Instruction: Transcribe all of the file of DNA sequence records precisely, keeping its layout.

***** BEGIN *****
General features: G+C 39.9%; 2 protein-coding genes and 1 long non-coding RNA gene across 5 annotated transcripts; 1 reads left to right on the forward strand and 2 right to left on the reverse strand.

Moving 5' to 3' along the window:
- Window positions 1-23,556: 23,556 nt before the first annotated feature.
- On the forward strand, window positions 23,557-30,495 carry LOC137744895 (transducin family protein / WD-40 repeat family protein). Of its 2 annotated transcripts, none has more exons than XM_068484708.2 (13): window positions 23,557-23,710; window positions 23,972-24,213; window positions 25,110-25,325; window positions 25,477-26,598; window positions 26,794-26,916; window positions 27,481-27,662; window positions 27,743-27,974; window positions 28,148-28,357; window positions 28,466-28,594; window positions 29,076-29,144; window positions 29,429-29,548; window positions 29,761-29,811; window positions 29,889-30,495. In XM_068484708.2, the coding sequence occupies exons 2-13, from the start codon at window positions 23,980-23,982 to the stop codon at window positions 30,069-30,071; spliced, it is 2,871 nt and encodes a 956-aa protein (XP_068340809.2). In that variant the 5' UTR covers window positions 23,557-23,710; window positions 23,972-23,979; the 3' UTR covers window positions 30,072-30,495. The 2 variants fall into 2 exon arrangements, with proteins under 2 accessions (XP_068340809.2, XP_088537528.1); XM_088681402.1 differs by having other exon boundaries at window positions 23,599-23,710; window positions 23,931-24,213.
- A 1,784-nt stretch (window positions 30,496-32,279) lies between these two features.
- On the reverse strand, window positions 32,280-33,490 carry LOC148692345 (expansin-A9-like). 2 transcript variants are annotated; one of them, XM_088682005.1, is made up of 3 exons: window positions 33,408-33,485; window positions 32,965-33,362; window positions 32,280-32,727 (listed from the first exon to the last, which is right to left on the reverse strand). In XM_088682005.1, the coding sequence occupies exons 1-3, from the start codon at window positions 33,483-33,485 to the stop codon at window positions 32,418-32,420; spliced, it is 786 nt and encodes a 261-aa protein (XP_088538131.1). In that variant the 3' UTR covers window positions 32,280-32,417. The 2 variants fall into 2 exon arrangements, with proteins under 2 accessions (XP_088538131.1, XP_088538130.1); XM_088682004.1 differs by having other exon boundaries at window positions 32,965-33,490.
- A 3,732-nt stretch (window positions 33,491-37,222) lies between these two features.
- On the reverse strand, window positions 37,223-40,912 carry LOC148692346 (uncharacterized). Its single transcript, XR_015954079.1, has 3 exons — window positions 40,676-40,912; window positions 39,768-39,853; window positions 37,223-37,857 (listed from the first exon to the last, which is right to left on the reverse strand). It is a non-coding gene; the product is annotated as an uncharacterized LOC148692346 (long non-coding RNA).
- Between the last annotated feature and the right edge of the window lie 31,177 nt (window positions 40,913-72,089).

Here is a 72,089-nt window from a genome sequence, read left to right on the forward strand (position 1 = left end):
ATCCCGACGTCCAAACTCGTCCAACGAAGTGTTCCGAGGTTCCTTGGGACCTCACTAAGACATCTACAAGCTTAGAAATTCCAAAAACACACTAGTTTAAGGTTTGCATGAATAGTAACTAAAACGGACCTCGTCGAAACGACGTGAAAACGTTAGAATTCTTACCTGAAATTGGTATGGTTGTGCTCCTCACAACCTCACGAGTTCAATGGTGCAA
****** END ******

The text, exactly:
General features: G+C 39.9%; 2 protein-coding genes and 1 long non-coding RNA gene across 5 annotated transcripts; 1 reads left to right on the forward strand and 2 right to left on the reverse strand.

Moving 5' to 3' along the window:
- Window positions 1-23,556: 23,556 nt before the first annotated feature.
- On the forward strand, window positions 23,557-30,495 carry LOC137744895 (transducin family protein / WD-40 repeat family protein). Of its 2 annotated transcripts, none has more exons than XM_068484708.2 (13): window positions 23,557-23,710; window positions 23,972-24,213; window positions 25,110-25,325; window positions 25,477-26,598; window positions 26,794-26,916; window positions 27,481-27,662; window positions 27,743-27,974; window positions 28,148-28,357; window positions 28,466-28,594; window positions 29,076-29,144; window positions 29,429-29,548; window positions 29,761-29,811; window positions 29,889-30,495. In XM_068484708.2, the coding sequence occupies exons 2-13, from the start codon at window positions 23,980-23,982 to the stop codon at window positions 30,069-30,071; spliced, it is 2,871 nt and encodes a 956-aa protein (XP_068340809.2). In that variant the 5' UTR covers window positions 23,557-23,710; window positions 23,972-23,979; the 3' UTR covers window positions 30,072-30,495. The 2 variants fall into 2 exon arrangements, with proteins under 2 accessions (XP_068340809.2, XP_088537528.1); XM_088681402.1 differs by having other exon boundaries at window positions 23,599-23,710; window positions 23,931-24,213.
- A 1,784-nt stretch (window positions 30,496-32,279) lies between these two features.
- On the reverse strand, window positions 32,280-33,490 carry LOC148692345 (expansin-A9-like). 2 transcript variants are annotated; one of them, XM_088682005.1, is made up of 3 exons: window positions 33,408-33,485; window positions 32,965-33,362; window positions 32,280-32,727 (listed from the first exon to the last, which is right to left on the reverse strand). In XM_088682005.1, the coding sequence occupies exons 1-3, from the start codon at window positions 33,483-33,485 to the stop codon at window positions 32,418-32,420; spliced, it is 786 nt and encodes a 261-aa protein (XP_088538131.1). In that variant the 3' UTR covers window positions 32,280-32,417. The 2 variants fall into 2 exon arrangements, with proteins under 2 accessions (XP_088538131.1, XP_088538130.1); XM_088682004.1 differs by having other exon boundaries at window positions 32,965-33,490.
- A 3,732-nt stretch (window positions 33,491-37,222) lies between these two features.
- On the reverse strand, window positions 37,223-40,912 carry LOC148692346 (uncharacterized). Its single transcript, XR_015954079.1, has 3 exons — window positions 40,676-40,912; window positions 39,768-39,853; window positions 37,223-37,857 (listed from the first exon to the last, which is right to left on the reverse strand). It is a non-coding gene; the product is annotated as an uncharacterized LOC148692346 (long non-coding RNA).
- Between the last annotated feature and the right edge of the window lie 31,177 nt (window positions 40,913-72,089).

Here is a 72,089-nt window from a genome sequence, read left to right on the forward strand (position 1 = left end):
ATCCCGACGTCCAAACTCGTCCAACGAAGTGTTCCGAGGTTCCTTGGGACCTCACTAAGACATCTACAAGCTTAGAAATTCCAAAAACACACTAGTTTAAGGTTTGCATGAATAGTAACTAAAACGGACCTCGTCGAAACGACGTGAAAACGTTAGAATTCTTACCTGAAATTGGTATGGTTGTGCTCCTCACAACCTCACGAGTTCAATGGTGCAA